It is a shame that after spending big bucks for an American-made guitar you have to give up your new guitar for a few days and shell out more money to make it play to your liking. I hope you can find the right person to get your guitar in shape. I place at least some of the blame on Gibson in this case for sorry, too-generic factory setup work. I do think that if you do not do minor setup adjustments yourself (saddle height, t-rod twisting) it's a good idea to let the guitar acclimate to your environment before having a luthier do the final adjusting. A new guitar will move for awhile as it begins it's life as a played instrument as opposed to a wall hanger in a store. This "honeymoon" will also give you time to settle on a string of choice and, through playing the instrument, let you decide just what kind of adjustments you want done.

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Hi, welcome to the forum

I have a similar problem-i have my SJ 200 Custom Elite since 09.02.2009 - from ebay. Second hand. Came to me with wrong frets (so said the luthier after inspection). Even the first E string is sliping out of the neck!!! And as I live in Bulgaria there is no Gibson luthiers here... The luthier who tried to adjust my SJ 200 couldn't do the job well and only took the money...

Now in the end of march I'll go to another town to another luthier...

Those expensive guitars are very capricious in seems...

I can only whish you a very good luck with the next luthier!

As I whish it to me too with mine :-)

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Gibsons sometimes come with "humps" up the neck. My j-45 required some fret dressing which fixed a lot of problems.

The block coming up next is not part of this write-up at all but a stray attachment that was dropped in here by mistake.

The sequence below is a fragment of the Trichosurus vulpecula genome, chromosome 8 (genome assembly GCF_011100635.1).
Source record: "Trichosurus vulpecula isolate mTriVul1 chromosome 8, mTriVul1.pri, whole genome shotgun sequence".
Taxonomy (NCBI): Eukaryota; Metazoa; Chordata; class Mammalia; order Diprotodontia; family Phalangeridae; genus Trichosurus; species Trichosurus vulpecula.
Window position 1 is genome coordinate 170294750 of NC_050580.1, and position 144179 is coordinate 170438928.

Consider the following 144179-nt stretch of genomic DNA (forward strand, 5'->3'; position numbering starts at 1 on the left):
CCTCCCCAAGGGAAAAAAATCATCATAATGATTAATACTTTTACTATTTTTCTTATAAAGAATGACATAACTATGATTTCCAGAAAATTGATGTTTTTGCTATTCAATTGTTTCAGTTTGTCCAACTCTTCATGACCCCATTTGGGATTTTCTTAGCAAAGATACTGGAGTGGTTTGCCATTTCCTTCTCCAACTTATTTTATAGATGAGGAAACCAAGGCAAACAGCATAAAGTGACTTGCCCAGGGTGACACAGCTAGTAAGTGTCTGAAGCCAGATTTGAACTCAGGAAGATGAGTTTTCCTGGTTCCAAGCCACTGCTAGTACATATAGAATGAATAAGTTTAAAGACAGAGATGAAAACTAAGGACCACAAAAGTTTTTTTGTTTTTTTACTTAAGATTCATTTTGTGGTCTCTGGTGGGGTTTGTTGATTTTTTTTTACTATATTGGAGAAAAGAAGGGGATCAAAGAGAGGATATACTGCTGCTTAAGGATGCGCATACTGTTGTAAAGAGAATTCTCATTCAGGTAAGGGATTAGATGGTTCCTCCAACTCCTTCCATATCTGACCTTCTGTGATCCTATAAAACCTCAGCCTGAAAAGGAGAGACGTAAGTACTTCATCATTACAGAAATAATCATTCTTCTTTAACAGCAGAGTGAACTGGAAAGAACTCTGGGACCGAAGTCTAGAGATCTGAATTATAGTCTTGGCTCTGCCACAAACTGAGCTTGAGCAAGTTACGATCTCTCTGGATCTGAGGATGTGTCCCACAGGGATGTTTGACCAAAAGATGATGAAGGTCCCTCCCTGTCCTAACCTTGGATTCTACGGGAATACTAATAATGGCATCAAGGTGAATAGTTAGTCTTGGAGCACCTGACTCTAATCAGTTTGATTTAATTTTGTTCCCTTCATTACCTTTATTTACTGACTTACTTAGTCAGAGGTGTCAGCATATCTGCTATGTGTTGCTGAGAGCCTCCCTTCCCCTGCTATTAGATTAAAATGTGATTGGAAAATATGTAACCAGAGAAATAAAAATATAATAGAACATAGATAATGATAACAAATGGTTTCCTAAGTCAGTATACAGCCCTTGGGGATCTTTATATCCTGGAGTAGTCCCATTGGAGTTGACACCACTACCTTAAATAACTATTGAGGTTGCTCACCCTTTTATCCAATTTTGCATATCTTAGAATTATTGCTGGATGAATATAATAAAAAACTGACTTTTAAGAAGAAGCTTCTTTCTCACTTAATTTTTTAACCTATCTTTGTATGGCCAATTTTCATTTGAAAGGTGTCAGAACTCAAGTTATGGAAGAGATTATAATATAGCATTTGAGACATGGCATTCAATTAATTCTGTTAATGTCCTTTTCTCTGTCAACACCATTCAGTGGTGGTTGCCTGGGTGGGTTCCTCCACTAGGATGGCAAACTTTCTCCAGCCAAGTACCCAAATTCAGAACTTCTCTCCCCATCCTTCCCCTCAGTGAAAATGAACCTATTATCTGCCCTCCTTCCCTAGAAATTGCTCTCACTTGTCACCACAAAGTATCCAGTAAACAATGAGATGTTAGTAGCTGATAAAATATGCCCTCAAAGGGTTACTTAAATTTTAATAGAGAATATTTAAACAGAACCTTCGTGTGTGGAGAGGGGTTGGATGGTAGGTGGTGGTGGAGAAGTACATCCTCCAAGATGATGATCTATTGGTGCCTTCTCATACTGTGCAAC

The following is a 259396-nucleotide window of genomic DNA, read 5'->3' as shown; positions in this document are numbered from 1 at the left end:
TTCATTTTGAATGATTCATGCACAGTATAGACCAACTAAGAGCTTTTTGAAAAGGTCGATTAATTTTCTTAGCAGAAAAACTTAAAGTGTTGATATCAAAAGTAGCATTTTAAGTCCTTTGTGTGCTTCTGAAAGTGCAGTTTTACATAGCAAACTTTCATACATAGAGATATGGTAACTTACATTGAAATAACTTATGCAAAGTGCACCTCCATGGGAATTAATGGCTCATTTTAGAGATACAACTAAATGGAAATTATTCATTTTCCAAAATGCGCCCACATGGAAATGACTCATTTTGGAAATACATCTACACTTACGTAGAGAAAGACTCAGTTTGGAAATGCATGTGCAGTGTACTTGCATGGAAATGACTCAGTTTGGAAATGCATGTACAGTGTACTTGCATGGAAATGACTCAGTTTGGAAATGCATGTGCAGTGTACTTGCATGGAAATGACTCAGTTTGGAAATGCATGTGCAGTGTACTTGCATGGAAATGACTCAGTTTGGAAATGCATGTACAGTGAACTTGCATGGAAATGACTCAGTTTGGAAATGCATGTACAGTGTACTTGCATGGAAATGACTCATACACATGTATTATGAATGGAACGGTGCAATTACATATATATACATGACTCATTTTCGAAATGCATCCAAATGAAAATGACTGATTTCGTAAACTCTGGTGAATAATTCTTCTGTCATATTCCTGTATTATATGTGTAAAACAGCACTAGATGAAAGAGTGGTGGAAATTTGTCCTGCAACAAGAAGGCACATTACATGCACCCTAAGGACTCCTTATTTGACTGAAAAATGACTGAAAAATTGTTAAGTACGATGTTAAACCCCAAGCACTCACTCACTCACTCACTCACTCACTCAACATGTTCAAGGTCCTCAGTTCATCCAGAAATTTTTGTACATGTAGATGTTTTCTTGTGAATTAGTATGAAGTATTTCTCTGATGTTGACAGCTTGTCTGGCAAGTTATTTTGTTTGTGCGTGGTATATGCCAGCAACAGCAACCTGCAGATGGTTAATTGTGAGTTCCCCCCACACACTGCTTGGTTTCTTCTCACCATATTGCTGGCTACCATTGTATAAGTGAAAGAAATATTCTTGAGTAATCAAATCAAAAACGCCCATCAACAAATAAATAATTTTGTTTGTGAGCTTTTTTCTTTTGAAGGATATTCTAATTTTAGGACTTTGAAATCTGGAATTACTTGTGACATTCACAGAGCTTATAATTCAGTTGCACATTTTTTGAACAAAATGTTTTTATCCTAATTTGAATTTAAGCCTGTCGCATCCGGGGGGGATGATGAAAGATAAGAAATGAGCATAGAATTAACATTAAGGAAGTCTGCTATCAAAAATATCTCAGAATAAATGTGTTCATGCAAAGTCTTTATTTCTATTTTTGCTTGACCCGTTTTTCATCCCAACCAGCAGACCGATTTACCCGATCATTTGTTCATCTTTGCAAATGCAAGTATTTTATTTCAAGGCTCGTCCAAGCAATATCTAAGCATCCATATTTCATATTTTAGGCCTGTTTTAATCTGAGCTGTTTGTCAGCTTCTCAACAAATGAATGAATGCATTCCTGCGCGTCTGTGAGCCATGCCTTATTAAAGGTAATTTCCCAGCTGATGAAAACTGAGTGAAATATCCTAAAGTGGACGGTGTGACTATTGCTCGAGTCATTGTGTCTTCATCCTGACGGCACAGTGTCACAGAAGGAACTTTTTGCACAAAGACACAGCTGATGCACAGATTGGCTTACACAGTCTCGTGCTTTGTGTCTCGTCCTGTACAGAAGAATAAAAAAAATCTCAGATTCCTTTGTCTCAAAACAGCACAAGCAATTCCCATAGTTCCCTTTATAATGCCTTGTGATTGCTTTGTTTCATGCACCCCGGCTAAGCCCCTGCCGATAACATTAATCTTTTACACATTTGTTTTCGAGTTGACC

Gibsons need a little work, by and large, although a good setup is usually sufficient. They can be a little moody. so you should expect the odd buzz. However, a good truss rod adjustment and treament of any irregular frets will work wonders.


Try not to obsess. Gibby's are not known for perfection. They have character.

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For what it's worth, my theory is that some manufacturers deliberately produce specifications with standard heights/set-ups that would result in almost unplayable actions for many guitarists in order to avoid people returning the guitar after purchase because the action is so terrible. The result is that many guitars on the shelf play like 'dogs'. However a good luthier can generally set the guitar up to suit your requirements.

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Hi Guys.. Thanks for all your replys, i know im in the right place now!!

Ive decided NOT to return my guitar back to the tech that did the work, i just dont want him anywhere

near it again! i'm not very happy.. after a very close inspection, you can see scratch marks across the fingerboard